Friday, August 12, 2016

Governance toolbox: Questions, vision and mission (three board success essentials)


Why, yes. I love everything about the quoted in this ABABarLeader tweet. Why, yes. It is a perfect bit of inspiration to open this week's toolbox (or any time nonprofit boards is the discussion topic). Thanks, ABA friends, for sharing this wisdom this week.

How to create a compelling vision for your nonprofit -- Speaking of inspiration - Marc Pitman's concise description of what a nonprofit vision is (and is not) is perfect. His suggestion that we think of ways to convey that vision, beyond traditional "vision statement" mode, is perfect as well. Does your board, and your organization, have a compelling vision of the future that it shares with others? If not, use Marc's advice here to begin that articulation process. If you do, consider how it stacks up to what Marc describes here. And, yes, be prepared to make some significant changes if the focus is on what your organization does. That's (potential) mission material, not vision.

Questions for the organization's skeptic -- Earlier this month, I put out a plea for favorite strategy-related resources to several expert friends. I could legitimately fill two or three toolboxes with what they shared so generously. In the meantime, I'm feeling compelled to offer this great resource (PDF file) from Dr. Terrie Temkin and her associates at CoreStrategies for Nonprofits. You know how I love a good question. This document, found under the "Resources" tab, offers a whole list with an eye toward inspiring broad, critical thinking in boardroom discussions. What a marvelous idea, don't you think? Thanks, Terrie, for providing this tool.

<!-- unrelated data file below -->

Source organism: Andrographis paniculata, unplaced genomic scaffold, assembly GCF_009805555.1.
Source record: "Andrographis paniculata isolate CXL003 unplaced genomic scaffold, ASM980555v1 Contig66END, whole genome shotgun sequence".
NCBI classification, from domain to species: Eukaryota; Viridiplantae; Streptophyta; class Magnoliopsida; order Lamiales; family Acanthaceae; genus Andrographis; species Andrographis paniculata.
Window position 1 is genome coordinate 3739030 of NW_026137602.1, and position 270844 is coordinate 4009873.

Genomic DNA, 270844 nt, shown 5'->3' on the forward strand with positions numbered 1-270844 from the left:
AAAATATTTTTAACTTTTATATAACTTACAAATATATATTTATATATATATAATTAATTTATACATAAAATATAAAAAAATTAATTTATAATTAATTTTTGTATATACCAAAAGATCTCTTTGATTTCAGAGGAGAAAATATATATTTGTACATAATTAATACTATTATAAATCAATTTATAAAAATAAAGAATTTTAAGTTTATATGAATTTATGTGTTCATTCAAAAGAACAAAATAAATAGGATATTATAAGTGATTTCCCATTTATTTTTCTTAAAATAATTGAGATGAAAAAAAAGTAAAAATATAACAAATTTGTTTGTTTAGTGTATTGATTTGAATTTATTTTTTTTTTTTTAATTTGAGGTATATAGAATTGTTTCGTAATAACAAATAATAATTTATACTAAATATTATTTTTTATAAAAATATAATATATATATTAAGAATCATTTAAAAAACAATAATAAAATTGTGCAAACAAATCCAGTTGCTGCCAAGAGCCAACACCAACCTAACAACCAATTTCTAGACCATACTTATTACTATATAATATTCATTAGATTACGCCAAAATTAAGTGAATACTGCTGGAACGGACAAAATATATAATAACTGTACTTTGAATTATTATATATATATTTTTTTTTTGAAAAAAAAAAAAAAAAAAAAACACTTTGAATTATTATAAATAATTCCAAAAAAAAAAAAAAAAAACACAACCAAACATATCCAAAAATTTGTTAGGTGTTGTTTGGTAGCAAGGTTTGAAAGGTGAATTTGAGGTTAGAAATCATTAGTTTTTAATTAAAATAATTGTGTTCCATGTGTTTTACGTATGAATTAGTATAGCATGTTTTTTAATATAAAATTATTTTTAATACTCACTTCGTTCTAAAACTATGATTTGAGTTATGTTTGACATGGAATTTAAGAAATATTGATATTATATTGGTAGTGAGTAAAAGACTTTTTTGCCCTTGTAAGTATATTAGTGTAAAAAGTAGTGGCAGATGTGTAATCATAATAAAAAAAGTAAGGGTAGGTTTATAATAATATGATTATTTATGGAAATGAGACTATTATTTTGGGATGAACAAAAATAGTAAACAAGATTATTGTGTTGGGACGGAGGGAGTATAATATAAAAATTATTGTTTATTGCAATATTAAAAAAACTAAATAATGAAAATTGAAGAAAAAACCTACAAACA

Spreading your mission, one moment at a time -- Depending on the room and the day, the idea of a "mission moment" is either old hat or big news when I bring it up. Because mission moments can be powerful sources of learning and inspiration, I'll err on the side of confirmation today and share this brief post by Lori Jacobwith. Her explanation of what and why is on the mark. Her how-to process is brief and manageable for any nonprofit board. If you don't already include mission moments in your board meetings, this may be the inspiration to change that.


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